Meredith, May 30th, 2017
Writing about our time in Costa Rica is like explaining the spirit of Aggieland to an outside person; it is impossible capture the true magic of the experience. I can paint a picture with every living detail of the waterfalls, volcanoes, cities, and people—from the expansive rainforest view uncovered by the zip-line to the marbled, vibrant shells of the bugs found while hiking: but no matter how vividly I describe it, my picture will pale in comparison to the reality. Study abroad programs, and specifically Dr. Araujo (Dr. A), are assiduous in their endeavors to open students’ minds to new adventures and ways of life. The world outside the US is a vastly different place: a concept we, as citizens, tend to forget.
Instituto Centroamericano de Adminstración de Empresas, or INCAE, was a highly informative corporate from this trip. After touring the beautiful campus, we learned more about the history of INCAE and about Costa Rica’s status among other Latin American countries. INCAE was established over 50 years ago and is now the best business school in Latin America. Students studying at INCAE receive the same compensation in the Costa Rican job market as Ivy League graduates from the US. The caliber of the students at INCAE is incredible and the passion for learning is inspiring. Per evidence of the research that was presented to us on our visit, INCAE plays an integral role in the ascendance of Costa Rica’s “competitiveness.” As defined by the research team, “competitiveness is a group of institutions, policies, and factors determining the level of productivity from a country which at the same time projects the level of prosperity the country is able to provide.” Essentially it is the country’s capacity for development. With this in mind, we were able to see the research behind why Costa Rica is one of the most advanced places in Latin America, and why it has the potential for much more future growth. Costa Rica does a lot with the wealth it has: free healthcare, free elementary and secondary education, sustainability work, etc. These are the elements of Costa Rica that make it so unique. The literacy rate is 97.8%. There is a strong technological infrastructure. Their government system is well established and stable within the country: they lack a military. All of these components play into the advanced competitiveness of Costa Rica. Though evolving rapidly, Costa Rica’s culture remains prevalent in all aspects of society and proliferates into the native cultures of the region.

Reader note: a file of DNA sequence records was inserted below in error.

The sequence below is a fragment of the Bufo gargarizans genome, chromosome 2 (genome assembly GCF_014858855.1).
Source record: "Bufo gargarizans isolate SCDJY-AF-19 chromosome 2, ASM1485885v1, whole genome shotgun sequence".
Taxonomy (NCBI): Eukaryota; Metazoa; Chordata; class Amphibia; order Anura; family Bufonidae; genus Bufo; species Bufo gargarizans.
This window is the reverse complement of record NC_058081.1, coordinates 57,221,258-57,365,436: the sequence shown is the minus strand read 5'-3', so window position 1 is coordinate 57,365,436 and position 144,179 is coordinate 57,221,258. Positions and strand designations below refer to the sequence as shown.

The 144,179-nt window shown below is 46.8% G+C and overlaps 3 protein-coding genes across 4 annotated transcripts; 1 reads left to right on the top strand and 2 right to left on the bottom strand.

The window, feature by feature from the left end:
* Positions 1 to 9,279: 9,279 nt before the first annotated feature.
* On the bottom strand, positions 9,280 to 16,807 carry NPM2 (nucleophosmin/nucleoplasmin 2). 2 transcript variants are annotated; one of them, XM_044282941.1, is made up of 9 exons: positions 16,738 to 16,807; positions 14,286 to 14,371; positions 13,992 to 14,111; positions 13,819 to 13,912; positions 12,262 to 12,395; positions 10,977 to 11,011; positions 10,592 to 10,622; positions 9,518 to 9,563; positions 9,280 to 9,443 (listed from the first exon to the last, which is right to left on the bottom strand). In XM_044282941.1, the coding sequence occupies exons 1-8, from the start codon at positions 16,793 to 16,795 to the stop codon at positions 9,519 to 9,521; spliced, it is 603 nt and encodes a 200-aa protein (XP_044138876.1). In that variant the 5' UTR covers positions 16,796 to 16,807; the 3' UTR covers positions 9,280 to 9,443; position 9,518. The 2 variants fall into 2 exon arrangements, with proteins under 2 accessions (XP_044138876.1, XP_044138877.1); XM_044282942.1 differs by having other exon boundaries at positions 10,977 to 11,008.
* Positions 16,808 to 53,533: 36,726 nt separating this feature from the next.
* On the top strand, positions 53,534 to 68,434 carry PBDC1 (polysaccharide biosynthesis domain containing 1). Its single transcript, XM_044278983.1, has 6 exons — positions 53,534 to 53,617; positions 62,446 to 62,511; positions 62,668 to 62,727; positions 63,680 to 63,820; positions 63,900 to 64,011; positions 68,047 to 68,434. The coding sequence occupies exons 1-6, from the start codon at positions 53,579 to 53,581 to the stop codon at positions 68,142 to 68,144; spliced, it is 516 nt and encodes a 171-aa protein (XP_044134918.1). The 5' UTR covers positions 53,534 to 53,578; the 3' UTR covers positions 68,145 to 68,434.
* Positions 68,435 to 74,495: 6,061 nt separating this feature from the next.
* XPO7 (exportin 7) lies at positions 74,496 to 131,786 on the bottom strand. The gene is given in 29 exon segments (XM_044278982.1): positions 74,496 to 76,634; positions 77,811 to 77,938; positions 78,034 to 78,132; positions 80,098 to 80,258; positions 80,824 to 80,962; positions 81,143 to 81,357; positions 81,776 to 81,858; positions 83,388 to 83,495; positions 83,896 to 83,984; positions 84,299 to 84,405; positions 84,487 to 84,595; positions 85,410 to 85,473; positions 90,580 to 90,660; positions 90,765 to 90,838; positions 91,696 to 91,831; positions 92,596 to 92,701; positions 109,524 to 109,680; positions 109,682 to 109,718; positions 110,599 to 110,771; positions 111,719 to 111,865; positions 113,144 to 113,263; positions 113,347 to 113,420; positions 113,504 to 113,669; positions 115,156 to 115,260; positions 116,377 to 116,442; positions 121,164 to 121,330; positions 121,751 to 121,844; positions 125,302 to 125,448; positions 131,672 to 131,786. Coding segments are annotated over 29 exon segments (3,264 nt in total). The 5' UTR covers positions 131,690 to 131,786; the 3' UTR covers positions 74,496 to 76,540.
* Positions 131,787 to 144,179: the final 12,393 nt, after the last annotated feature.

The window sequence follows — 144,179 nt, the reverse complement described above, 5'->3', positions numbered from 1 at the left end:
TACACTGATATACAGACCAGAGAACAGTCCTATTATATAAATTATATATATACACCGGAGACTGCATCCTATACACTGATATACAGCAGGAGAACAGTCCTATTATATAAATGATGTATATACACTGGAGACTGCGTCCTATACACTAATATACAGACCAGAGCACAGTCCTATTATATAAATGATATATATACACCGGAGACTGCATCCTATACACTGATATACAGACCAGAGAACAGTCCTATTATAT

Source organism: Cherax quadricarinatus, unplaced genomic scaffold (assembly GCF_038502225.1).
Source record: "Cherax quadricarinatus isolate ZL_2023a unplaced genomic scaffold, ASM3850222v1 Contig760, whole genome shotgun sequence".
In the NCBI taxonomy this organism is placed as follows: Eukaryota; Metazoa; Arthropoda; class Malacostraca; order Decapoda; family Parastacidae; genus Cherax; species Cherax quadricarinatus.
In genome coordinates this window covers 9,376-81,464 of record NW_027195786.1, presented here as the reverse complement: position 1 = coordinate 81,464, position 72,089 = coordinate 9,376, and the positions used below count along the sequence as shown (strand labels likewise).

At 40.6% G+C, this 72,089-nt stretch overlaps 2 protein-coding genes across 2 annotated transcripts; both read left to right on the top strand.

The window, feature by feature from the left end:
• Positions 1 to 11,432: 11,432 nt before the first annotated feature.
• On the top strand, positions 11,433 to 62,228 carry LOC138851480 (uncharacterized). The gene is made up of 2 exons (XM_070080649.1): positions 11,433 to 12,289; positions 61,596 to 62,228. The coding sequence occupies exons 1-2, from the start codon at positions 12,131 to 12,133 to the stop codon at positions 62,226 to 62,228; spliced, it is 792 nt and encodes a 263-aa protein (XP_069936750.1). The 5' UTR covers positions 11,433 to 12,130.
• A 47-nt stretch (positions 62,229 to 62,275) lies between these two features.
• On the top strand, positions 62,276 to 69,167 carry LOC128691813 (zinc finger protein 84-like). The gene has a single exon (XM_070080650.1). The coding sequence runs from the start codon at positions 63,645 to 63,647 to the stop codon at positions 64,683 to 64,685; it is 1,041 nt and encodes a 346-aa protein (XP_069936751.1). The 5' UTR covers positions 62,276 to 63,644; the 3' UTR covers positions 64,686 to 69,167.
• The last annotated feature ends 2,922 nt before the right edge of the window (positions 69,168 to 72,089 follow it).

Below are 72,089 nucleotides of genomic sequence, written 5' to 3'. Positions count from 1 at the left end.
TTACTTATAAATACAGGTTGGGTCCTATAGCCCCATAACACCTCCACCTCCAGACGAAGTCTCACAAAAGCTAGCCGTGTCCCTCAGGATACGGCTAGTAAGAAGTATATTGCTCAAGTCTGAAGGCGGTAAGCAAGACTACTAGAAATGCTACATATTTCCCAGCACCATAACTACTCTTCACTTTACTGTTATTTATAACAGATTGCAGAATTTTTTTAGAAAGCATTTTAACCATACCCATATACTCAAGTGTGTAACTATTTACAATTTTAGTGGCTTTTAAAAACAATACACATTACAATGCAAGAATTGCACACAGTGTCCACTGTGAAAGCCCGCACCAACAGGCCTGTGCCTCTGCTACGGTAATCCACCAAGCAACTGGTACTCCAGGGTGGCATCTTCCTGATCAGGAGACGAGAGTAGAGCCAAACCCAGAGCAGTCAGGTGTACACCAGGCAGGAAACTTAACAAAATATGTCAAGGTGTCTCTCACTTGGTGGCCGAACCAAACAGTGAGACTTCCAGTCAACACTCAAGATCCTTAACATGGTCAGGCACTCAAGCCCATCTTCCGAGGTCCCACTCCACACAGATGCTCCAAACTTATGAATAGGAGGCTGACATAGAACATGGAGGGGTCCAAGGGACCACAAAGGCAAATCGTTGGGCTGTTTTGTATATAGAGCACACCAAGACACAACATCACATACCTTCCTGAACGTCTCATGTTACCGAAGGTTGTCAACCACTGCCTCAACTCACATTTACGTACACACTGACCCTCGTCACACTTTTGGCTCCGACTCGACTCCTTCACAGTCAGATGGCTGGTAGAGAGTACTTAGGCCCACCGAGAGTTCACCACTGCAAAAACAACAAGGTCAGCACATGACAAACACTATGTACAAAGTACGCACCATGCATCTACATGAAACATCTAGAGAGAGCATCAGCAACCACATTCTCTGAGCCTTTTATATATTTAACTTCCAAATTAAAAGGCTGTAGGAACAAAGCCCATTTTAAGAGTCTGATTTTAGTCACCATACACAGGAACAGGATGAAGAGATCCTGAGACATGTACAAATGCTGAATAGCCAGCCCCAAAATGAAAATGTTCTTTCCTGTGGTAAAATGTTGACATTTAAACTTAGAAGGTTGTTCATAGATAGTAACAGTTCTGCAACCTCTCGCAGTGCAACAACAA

My favorite cultural visit we took was the horseback riding trip; however, the horses were not the highlight of the adventure for me. This activity consisted of a horseback ride up a steep trail that led to a wooden platform with a view of a magnificent, tumbling waterfall that cut directly through the lush greenery of the rainforest. After stopping to take in the view, we hiked down a trail that led to a river full of slippery stones and darting fish. As we climbed through the boulders that followed the edge of the river, an overwhelming view took ahold of me. Behind the rocks we had just scaled lied a breathtaking waterfall with a beautiful pool of cool water around it. It was so much fun to swim around and explore the river that I felt as though I could have stayed there the whole day. Though I thought the waterfall was the highlight of the adventure, my favorite part was actually what came next. We hiked back to the horses and rode to a large hut made of mud and hay that resembled a building used in the past by the Maleku tribe. I never thought about the fact that Costa Rica would have indigenous tribes, so it was all the more interesting to meet Maleku people and learn about their culture. They spoke a language unique to their tribe and it was interesting to hear about their culture in their native tongue. As it was translated to us, the Maleku tribe modernized to adapt to the sustainability movement in Costa Rica by abandoning the traditional huts and hunter-gatherer culture for small towns in rural areas. Their culture carries lots of pride and history through its artisanry. The Maleku believe a polytheistic religion and characterize each of their Gods through decorated masks, each crafted to match the personality and domain of the God. Meeting actual tribe members and seeing the painted masks was an amazing experience and an eye opening opportunity. It was baffling that just as I am a foreigner in Costa Rica experiencing a culture so different from my own, so is the Maleku tribe. They have had traditions and customs established in Costa Rica for hundreds of years, but to think that they too have to adapt to the Tico culture was mind-boggling. In addition to acclimating our basic cultural principles such as religion, diet, and customs, smaller aspects of the Tico culture were exciting to explore.